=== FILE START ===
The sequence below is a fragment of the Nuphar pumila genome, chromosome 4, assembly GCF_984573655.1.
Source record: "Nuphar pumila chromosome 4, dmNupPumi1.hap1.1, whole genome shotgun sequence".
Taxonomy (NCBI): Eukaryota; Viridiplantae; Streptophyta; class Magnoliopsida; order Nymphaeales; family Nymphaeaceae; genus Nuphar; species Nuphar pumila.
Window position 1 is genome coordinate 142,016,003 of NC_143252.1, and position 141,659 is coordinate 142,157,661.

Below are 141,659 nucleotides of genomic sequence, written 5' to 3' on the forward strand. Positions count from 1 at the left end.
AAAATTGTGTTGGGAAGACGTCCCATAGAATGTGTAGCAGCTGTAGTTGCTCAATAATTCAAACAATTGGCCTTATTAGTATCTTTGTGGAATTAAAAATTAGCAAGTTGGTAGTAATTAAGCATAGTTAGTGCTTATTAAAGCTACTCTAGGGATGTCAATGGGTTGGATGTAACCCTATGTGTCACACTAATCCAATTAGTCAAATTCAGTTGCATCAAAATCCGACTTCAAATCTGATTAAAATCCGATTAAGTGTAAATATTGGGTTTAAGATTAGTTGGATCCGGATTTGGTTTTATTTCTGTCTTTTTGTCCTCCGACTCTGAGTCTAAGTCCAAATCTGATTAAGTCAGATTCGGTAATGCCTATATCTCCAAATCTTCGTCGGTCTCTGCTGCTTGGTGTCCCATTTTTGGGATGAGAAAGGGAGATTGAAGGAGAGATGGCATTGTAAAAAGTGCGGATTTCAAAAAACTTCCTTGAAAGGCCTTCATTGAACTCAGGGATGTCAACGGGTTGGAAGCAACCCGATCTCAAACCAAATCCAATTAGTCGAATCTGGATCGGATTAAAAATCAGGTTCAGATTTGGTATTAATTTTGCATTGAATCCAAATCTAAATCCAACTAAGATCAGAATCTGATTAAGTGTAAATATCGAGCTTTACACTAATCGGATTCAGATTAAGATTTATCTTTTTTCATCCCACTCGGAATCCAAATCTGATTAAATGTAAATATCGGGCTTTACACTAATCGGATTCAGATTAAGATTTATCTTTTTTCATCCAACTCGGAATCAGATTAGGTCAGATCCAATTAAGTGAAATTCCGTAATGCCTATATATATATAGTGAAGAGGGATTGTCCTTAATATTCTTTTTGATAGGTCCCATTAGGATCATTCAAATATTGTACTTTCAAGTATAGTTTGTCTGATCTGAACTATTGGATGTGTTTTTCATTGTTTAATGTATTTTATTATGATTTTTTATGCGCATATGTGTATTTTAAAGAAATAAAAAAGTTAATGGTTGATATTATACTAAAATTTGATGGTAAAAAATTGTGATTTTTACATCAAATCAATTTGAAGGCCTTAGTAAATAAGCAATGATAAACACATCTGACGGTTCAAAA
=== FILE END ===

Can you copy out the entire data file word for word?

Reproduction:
The sequence below is a fragment of the Nuphar pumila genome, chromosome 4, assembly GCF_984573655.1.
Source record: "Nuphar pumila chromosome 4, dmNupPumi1.hap1.1, whole genome shotgun sequence".
Taxonomy (NCBI): Eukaryota; Viridiplantae; Streptophyta; class Magnoliopsida; order Nymphaeales; family Nymphaeaceae; genus Nuphar; species Nuphar pumila.
Window position 1 is genome coordinate 142,016,003 of NC_143252.1, and position 141,659 is coordinate 142,157,661.

Below are 141,659 nucleotides of genomic sequence, written 5' to 3' on the forward strand. Positions count from 1 at the left end.
AAAATTGTGTTGGGAAGACGTCCCATAGAATGTGTAGCAGCTGTAGTTGCTCAATAATTCAAACAATTGGCCTTATTAGTATCTTTGTGGAATTAAAAATTAGCAAGTTGGTAGTAATTAAGCATAGTTAGTGCTTATTAAAGCTACTCTAGGGATGTCAATGGGTTGGATGTAACCCTATGTGTCACACTAATCCAATTAGTCAAATTCAGTTGCATCAAAATCCGACTTCAAATCTGATTAAAATCCGATTAAGTGTAAATATTGGGTTTAAGATTAGTTGGATCCGGATTTGGTTTTATTTCTGTCTTTTTGTCCTCCGACTCTGAGTCTAAGTCCAAATCTGATTAAGTCAGATTCGGTAATGCCTATATCTCCAAATCTTCGTCGGTCTCTGCTGCTTGGTGTCCCATTTTTGGGATGAGAAAGGGAGATTGAAGGAGAGATGGCATTGTAAAAAGTGCGGATTTCAAAAAACTTCCTTGAAAGGCCTTCATTGAACTCAGGGATGTCAACGGGTTGGAAGCAACCCGATCTCAAACCAAATCCAATTAGTCGAATCTGGATCGGATTAAAAATCAGGTTCAGATTTGGTATTAATTTTGCATTGAATCCAAATCTAAATCCAACTAAGATCAGAATCTGATTAAGTGTAAATATCGAGCTTTACACTAATCGGATTCAGATTAAGATTTATCTTTTTTCATCCCACTCGGAATCCAAATCTGATTAAATGTAAATATCGGGCTTTACACTAATCGGATTCAGATTAAGATTTATCTTTTTTCATCCAACTCGGAATCAGATTAGGTCAGATCCAATTAAGTGAAATTCCGTAATGCCTATATATATATAGTGAAGAGGGATTGTCCTTAATATTCTTTTTGATAGGTCCCATTAGGATCATTCAAATATTGTACTTTCAAGTATAGTTTGTCTGATCTGAACTATTGGATGTGTTTTTCATTGTTTAATGTATTTTATTATGATTTTTTATGCGCATATGTGTATTTTAAAGAAATAAAAAAGTTAATGGTTGATATTATACTAAAATTTGATGGTAAAAAATTGTGATTTTTACATCAAATCAATTTGAAGGCCTTAGTAAATAAGCAATGATAAACACATCTGACGGTTCAAAA